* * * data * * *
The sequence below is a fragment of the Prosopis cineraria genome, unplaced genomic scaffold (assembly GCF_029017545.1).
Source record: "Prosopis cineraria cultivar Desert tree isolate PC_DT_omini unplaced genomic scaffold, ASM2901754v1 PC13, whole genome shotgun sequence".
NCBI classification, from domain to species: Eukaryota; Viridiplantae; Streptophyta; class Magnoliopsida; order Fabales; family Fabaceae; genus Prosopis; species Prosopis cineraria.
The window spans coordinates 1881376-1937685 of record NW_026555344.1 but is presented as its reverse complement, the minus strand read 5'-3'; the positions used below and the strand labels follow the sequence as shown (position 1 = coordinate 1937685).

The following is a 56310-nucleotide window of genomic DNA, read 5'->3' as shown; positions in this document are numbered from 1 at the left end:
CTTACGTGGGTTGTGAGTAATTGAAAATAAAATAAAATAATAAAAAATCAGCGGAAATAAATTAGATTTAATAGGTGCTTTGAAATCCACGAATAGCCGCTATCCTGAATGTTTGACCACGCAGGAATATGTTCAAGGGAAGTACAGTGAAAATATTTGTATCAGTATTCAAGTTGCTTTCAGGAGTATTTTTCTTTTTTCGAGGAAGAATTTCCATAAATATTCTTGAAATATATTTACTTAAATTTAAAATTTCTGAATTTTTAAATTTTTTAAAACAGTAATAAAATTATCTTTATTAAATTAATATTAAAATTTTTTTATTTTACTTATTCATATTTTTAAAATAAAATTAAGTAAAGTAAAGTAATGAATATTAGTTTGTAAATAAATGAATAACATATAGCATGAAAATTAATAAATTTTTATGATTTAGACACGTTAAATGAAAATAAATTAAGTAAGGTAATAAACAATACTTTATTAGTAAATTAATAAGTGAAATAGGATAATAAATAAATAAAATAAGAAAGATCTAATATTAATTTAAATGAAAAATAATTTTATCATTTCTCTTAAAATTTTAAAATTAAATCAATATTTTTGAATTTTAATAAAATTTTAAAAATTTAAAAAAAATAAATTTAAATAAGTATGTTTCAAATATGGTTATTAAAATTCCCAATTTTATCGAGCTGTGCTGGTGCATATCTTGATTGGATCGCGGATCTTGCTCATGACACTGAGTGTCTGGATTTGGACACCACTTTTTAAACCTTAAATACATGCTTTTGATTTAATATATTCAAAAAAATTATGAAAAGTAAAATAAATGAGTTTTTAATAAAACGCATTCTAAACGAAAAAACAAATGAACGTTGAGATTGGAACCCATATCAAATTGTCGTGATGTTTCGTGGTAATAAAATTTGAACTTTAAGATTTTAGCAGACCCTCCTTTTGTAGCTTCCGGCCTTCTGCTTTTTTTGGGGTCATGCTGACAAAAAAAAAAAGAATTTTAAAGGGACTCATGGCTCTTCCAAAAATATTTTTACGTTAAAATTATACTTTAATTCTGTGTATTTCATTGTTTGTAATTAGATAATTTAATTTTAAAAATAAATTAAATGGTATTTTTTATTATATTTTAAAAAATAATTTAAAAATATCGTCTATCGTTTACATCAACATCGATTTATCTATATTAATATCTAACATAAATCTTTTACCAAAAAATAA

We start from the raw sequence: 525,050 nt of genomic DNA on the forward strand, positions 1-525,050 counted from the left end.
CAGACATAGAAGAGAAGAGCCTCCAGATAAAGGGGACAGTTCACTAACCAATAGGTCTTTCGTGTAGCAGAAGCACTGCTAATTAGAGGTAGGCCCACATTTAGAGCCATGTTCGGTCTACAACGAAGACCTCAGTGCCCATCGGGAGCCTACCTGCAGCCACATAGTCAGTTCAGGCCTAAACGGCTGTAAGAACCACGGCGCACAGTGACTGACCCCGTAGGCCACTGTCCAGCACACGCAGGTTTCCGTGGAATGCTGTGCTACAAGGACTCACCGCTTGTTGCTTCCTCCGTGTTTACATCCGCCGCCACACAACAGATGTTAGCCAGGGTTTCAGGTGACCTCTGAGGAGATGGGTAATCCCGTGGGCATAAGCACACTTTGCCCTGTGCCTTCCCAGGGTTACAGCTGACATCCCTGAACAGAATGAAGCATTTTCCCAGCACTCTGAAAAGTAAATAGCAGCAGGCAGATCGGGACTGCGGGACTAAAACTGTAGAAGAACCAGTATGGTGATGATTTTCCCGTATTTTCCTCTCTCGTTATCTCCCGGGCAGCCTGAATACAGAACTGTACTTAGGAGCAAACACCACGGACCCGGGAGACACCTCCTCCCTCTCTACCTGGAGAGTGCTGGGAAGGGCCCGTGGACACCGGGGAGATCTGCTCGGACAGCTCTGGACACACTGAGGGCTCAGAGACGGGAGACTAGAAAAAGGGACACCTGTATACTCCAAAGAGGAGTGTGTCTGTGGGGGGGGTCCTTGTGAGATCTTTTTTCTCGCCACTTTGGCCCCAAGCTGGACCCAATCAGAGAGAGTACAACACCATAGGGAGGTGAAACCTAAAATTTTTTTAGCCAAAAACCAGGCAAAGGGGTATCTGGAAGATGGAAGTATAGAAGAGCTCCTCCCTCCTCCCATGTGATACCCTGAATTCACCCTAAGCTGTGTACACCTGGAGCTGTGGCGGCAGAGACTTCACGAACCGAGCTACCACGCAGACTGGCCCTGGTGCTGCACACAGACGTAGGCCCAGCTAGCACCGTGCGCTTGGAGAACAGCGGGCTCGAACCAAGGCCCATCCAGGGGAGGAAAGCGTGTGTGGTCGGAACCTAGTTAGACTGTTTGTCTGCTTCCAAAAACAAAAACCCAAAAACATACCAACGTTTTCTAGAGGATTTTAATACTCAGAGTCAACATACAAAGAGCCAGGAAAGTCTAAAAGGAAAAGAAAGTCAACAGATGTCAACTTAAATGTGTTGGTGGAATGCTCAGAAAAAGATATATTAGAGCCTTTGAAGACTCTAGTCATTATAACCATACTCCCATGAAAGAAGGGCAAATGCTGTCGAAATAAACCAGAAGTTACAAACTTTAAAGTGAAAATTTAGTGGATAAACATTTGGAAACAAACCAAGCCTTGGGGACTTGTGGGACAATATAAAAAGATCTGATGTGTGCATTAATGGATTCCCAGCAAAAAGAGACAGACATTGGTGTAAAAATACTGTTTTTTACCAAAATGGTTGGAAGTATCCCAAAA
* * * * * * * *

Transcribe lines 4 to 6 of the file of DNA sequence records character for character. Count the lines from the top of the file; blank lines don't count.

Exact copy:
The window spans coordinates 1881376-1937685 of record NW_026555344.1 but is presented as its reverse complement, the minus strand read 5'-3'; the positions used below and the strand labels follow the sequence as shown (position 1 = coordinate 1937685).

The following is a 56310-nucleotide window of genomic DNA, read 5'->3' as shown; positions in this document are numbered from 1 at the left end:
CTTACGTGGGTTGTGAGTAATTGAAAATAAAATAAAATAATAAAAAATCAGCGGAAATAAATTAGATTTAATAGGTGCTTTGAAATCCACGAATAGCCGCTATCCTGAATGTTTGACCACGCAGGAATATGTTCAAGGGAAGTACAGTGAAAATATTTGTATCAGTATTCAAGTTGCTTTCAGGAGTATTTTTCTTTTTTCGAGGAAGAATTTCCATAAATATTCTTGAAATATATTTACTTAAATTTAAAATTTCTGAATTTTTAAATTTTTTAAAACAGTAATAAAATTATCTTTATTAAATTAATATTAAAATTTTTTTATTTTACTTATTCATATTTTTAAAATAAAATTAAGTAAAGTAAAGTAATGAATATTAGTTTGTAAATAAATGAATAACATATAGCATGAAAATTAATAAATTTTTATGATTTAGACACGTTAAATGAAAATAAATTAAGTAAGGTAATAAACAATACTTTATTAGTAAATTAATAAGTGAAATAGGATAATAAATAAATAAAATAAGAAAGATCTAATATTAATTTAAATGAAAAATAATTTTATCATTTCTCTTAAAATTTTAAAATTAAATCAATATTTTTGAATTTTAATAAAATTTTAAAAATTTAAAAAAAATAAATTTAAATAAGTATGTTTCAAATATGGTTATTAAAATTCCCAATTTTATCGAGCTGTGCTGGTGCATATCTTGATTGGATCGCGGATCTTGCTCATGACACTGAGTGTCTGGATTTGGACACCACTTTTTAAACCTTAAATACATGCTTTTGATTTAATATATTCAAAAAAATTATGAAAAGTAAAATAAATGAGTTTTTAATAAAACGCATTCTAAACGAAAAAACAAATGAACGTTGAGATTGGAACCCATATCAAATTGTCGTGATGTTTCGTGGTAATAAAATTTGAACTTTAAGATTTTAGCAGACCCTCCTTTTGTAGCTTCCGGCCTTCTGCTTTTTTTGGGGTCATGCTGACAAAAAAAAAAAGAATTTTAAAGGGACTCATGGCTCTTCCAAAAATATTTTTACGTTAAAATTATACTTTAATTCTGTGTATTTCATTGTTTGTAATTAGATAATTTAATTTTAAAAATAAATTAAATGGTATTTTTTATTATATTTTAAAAAATAATTTAAAAATATCGTCTATCGTTTACATCAACATCGATTTATCTATATTAATATCTAACATAAATCTTTTACCAAAAAATAA